Tour a Cool and Comfortable Quogue Home with Minimalist Style
From the exterior, the house fits right in with the other traditional shingle-clad residences that line the majority of Quogue’s leafy streets. But appearances can be deceiving. Inside, an elegantly streamlined world awaits, a chic gray set piece made up of plaster, marble, and glass. Not everyone can pull off such a cutting-edge interior inside a trad shell, but the project’s designers, Maureen McDermott and Tina Ramchandani, trained under less-is-more master Vicente Wolf, so they were well suited for the task.
Each designer worked five years at Wolf’s firm, four of them overlapping, during which they formed a close friendship, often bouncing ideas off each other. “Tina sat in front of me at an old drafting desk,” recalls McDermott. “I’d constantly bug her, and eventually we became inseparable.” Adds Ramchandani, “Maureen was my work wife.” Each woman eventually left to open her own firm (McDermott set up shop in Sag Harbor, and Ramchandani is based in Manhattan), but they stayed in touch and frequently talked about finding a project to team up on one day.
Such an occasion presented itself when clients of Ramchandani’s—she decorated their New York City apartment—hired her to design a 7,000-square-foot ground-up build in the Hamptons. It was the perfect opportunity to enlist the skills of McDermott, who shares Ramchandani’s affinity for neutral, streamlined rooms. “I didn’t have any reservations about joining Tina,” recalls McDermott, “and the scope of this project made it logical to have a partner. It could have been too much for just one person.”
The designers dug in, both sharing every task, from sourcing and purchasing furniture to drafting construction drawings and bookkeeping. “There was no conversation about who was going to do what,” says Ramchandani, “because we were trained the same way and knew what had to be done.”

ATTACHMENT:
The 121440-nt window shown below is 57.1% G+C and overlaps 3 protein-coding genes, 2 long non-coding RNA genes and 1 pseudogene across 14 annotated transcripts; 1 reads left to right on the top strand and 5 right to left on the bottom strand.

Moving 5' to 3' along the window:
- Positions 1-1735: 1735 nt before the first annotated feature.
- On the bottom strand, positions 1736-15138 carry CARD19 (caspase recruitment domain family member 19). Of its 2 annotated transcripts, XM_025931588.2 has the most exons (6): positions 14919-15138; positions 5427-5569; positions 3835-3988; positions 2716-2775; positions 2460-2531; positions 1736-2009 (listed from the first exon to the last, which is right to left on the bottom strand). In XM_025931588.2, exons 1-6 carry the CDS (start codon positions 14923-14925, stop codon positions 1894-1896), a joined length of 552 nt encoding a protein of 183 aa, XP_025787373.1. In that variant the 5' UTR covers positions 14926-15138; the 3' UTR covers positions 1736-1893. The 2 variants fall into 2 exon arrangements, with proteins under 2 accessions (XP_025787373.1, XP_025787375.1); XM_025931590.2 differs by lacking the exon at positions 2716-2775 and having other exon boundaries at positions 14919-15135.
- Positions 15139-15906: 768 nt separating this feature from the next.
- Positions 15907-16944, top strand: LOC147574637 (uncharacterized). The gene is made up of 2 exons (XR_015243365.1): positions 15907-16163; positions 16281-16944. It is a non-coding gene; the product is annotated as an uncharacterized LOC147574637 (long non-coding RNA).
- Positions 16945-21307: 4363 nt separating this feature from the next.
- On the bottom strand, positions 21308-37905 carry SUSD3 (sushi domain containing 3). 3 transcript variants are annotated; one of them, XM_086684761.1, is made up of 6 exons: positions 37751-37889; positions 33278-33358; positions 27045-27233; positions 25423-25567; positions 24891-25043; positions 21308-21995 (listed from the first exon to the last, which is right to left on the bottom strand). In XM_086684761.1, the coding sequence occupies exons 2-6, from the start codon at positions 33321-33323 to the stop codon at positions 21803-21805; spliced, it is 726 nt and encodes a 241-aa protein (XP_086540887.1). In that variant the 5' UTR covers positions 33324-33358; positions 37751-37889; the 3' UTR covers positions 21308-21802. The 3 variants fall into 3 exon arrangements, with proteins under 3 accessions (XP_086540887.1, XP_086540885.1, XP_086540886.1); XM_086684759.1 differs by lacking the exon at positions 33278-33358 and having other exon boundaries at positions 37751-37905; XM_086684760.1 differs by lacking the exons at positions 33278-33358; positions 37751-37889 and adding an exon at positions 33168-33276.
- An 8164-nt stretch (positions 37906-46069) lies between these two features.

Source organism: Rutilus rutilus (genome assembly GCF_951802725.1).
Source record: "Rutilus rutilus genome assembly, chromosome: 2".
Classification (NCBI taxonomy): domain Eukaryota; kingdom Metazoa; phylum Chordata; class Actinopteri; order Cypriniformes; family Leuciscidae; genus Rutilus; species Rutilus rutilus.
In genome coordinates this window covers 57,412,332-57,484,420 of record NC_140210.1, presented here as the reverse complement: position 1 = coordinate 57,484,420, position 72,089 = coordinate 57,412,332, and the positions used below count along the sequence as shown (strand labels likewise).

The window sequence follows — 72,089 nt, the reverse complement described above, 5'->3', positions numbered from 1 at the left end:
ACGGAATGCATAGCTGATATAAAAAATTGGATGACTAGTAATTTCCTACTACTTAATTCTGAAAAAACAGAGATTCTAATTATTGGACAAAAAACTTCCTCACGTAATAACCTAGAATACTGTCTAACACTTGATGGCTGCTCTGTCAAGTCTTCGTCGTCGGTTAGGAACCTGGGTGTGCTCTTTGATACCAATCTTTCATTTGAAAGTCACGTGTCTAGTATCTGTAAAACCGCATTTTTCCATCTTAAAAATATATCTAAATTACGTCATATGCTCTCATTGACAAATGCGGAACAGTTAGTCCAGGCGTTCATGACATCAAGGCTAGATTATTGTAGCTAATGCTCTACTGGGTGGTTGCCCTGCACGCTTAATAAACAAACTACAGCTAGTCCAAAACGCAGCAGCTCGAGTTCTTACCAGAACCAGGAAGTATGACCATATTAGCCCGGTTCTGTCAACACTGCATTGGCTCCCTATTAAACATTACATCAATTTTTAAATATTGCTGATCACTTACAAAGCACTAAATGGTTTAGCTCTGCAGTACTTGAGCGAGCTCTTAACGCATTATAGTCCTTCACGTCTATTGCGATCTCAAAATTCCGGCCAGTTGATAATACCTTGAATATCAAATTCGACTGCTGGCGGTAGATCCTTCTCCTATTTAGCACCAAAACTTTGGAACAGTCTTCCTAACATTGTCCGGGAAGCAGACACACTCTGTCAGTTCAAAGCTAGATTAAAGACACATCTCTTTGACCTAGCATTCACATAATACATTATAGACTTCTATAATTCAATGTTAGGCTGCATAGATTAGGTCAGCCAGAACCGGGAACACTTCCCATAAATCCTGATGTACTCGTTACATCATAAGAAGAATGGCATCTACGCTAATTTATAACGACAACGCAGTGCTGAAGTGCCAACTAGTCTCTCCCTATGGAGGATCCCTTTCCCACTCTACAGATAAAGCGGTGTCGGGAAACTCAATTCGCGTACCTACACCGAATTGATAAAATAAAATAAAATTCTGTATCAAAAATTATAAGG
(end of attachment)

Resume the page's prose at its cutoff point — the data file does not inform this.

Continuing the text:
Before even getting to the decor stage, the team made architectural changes to the interior, such as transforming the master bath into a spa-like retreat, featuring a marble-swathed tub room with an expansive open shower and sauna behind a glass wall. They also customized the kitchen, adding a ceiling-height marble backsplash and a stainless-steel waterfall island.
The clients were adamant about keeping the color palette predominantly gray, with few exceptions. To accommodate the request, the designers played off subtle variations in the shade to introduce other colors, such as icy blues and creamy whites, and layered the hue in various textured fabrics, floor coverings, and wall paints. Even the wood floors received a custom hand-applied gray stain, a challenging feat that took six months to achieve. “It was difficult to find the right formula and replicate it throughout such a large home,” says McDermott. “We wanted the warmth of the wood to come through and didn’t want it to appear painted.” Metal accents, in the form of lighting and chair frames, and weathered woods were carefully curated to add contrast to the gray scheme and, Ramchandani says, “keep the space from seeming monochromatic.” For instance, a 12-person reclaimed-wood dining table, fabricated by Joe Fisher of Sag Harbor’s Fishers Home Furnishings, has been paired with armchairs upholstered in a gray vinyl from Kravet.
Not that the team shied away from giving their clients the “Manhattan feel” that was part of the design directive: McDermott and Ramchandani worked with materials popular in urban environments, like the aforementioned stainless steel and glass. Additionally, a wall of lime plaster in the living area gives the illusion of concrete, as does a faux-concrete wallpaper in the powder room.
But even though industrial influences are prevalent, the house never fights its restful surroundings. Floating arrangements of comfortable, low-lying seating are scattered throughout the first floor and offer unobstructed views of the lush backyard and pool. And off the kitchen, a covered dining area allows for alfresco meals.
The project took nearly two years to complete, but the designers were in no rush to say goodbye to it—which most decorators would argue is not always the case. “It didn’t feel like work,” reflects Ramchandani. “It felt like hanging out with your friend and creating a beautiful home.”
A version of this article appeared in the July 15, 2018 issue of HC&G (Hamptons Cottages & Gardens) with the headline: The New Neutral.